Gujarat: ‘Need more officers trained in DNA sample collection,’ say experts
By: Express News Service | Ahmedabad | Published: June 2, 2020 5:59:09 am The webinar titled ‘Role of forensic DNA in fighting crime and expediting justice’ was organised by the Gujarat Forensic Sciences University (GFSU) and Ogilvy India....
Citing increasing challenges in crime investigation, experts of forensic science, policing and judicial system, stressed on the accuracy and credibility of DNA testing in investigations and demanded more trained officers to collect DNA samples, in a webinar (web seminar) on Monday.
The webinar titled ‘Role of forensic DNA in fighting crime and expediting justice’ was organised by the Gujarat Forensic Sciences University (GFSU) and Ogilvy India.
“DNA testing as evidence was introduced in India around 1999… It changed the scenario as it could identify the accused as no two DNA structures could be same. DNA samples are found in bodily fluids, tooth, hair, skin, semen and any object that we touch. DNA technology cannot speed up the judicial process but it can speed up the investigation and it simplifies the work of the judges… police can better convince the judges with scientific data,” said Dr JM Vyas, director, GFSU.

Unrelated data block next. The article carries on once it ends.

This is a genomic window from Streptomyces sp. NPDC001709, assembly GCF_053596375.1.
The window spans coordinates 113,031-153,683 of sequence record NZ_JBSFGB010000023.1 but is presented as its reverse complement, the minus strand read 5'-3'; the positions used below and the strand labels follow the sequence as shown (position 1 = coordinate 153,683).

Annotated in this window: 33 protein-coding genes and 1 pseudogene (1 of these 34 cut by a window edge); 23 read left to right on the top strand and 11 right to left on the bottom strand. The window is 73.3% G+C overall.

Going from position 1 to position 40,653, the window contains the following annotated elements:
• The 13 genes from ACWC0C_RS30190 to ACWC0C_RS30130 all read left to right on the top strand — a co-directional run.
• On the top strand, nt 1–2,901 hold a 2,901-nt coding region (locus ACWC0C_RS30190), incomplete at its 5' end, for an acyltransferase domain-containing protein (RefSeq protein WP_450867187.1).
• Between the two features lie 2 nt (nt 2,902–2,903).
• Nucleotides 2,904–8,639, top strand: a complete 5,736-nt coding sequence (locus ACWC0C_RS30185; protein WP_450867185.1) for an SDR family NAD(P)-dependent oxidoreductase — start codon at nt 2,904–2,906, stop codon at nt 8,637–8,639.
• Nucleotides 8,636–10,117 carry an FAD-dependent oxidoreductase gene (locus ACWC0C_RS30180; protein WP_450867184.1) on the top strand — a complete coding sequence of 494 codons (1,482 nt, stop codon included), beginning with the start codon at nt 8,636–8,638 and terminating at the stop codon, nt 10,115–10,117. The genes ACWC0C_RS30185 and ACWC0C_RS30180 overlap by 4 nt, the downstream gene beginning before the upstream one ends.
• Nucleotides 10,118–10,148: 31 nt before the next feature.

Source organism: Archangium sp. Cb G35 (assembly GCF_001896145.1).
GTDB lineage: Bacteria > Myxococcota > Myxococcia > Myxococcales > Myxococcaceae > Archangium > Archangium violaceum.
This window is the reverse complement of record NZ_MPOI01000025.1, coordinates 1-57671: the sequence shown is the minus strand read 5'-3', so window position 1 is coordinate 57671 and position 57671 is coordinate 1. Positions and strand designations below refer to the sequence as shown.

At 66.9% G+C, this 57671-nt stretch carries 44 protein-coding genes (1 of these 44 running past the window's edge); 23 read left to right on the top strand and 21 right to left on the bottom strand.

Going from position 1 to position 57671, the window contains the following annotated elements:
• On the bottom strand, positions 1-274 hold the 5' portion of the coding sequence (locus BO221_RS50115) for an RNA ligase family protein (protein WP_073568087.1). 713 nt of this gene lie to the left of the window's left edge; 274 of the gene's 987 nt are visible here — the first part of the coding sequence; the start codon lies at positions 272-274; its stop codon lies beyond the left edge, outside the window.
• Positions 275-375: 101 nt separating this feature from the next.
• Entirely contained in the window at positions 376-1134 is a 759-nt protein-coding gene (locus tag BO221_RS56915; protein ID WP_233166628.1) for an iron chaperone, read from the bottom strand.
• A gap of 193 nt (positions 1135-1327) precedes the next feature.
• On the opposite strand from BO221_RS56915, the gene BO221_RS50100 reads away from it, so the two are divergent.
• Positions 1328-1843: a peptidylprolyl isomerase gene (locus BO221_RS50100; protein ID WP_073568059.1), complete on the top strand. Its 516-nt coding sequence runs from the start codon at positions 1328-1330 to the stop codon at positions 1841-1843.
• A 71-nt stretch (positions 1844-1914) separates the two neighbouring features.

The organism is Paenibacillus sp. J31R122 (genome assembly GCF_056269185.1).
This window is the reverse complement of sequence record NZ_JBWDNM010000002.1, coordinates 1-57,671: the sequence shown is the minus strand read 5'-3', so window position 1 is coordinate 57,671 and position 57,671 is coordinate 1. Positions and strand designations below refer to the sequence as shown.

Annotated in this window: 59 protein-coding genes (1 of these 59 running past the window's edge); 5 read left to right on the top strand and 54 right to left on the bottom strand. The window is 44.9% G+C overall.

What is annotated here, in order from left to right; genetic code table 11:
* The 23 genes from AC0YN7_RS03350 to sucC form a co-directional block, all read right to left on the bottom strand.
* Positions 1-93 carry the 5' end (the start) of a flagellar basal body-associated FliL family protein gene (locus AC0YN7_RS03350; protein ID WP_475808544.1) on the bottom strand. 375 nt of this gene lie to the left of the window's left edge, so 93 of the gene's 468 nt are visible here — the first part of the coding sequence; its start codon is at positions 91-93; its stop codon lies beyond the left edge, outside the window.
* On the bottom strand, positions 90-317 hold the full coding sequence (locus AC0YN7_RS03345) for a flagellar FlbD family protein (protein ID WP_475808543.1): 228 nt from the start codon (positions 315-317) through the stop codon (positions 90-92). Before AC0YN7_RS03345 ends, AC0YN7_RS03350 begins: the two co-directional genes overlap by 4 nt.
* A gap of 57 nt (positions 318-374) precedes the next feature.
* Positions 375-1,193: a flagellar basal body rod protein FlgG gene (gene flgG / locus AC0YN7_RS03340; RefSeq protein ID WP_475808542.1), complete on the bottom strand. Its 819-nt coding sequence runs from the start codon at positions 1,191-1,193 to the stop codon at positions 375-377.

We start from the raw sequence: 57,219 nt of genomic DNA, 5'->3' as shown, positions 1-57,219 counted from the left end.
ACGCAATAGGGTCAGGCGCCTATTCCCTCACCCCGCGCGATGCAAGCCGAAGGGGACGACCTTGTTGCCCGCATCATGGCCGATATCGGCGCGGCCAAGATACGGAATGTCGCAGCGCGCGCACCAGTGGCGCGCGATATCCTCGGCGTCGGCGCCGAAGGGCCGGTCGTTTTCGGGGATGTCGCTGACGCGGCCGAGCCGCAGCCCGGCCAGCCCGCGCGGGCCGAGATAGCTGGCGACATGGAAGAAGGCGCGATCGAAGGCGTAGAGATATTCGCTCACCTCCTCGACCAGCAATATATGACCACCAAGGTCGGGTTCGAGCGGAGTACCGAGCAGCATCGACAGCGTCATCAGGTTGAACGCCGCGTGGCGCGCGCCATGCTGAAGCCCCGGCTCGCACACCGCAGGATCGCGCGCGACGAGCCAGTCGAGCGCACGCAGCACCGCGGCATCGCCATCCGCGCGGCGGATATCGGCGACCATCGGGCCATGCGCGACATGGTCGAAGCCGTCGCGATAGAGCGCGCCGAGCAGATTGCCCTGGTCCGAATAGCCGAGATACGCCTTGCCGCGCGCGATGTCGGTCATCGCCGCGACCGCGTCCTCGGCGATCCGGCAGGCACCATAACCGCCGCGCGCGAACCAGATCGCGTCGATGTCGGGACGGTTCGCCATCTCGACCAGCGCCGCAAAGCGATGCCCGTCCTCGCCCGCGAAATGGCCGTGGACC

Experts pointed to several historic cases of crime investigations where DNA-based evidence had turned acquittals into convictions.
“The Priyadarshani Mattoo case was one of the historic cases where an acquittal by trial court was turned into a conviction by the Supreme Court. Earlier, DNA evidence was disregarded by the trial court but when SC took note of the evidence, it opined that there is no reason to not to rely on the data of DNA evidence,” said Dr Pinky Anand, additional solicitor general to the Government of India.
Vivek Sood, senior advocate in the SC, said, “In Ryan International School murder case, a bus conductor was arrested and put behind bars… but the DNA tests later showed it was not the conductor but a senior student of the same school who was the culprit.”
Experts also focused on the need for better trained police officers on ground who are supposed to collect DNA evidence as first responders.
“We need more trained manpower and our university has been training advocates, public prosecutors, judges and police officers in DNA evidence collection and testing. We are also creating large pools of forensic expert who can be appointed to help the local police,” said Dr Vyas.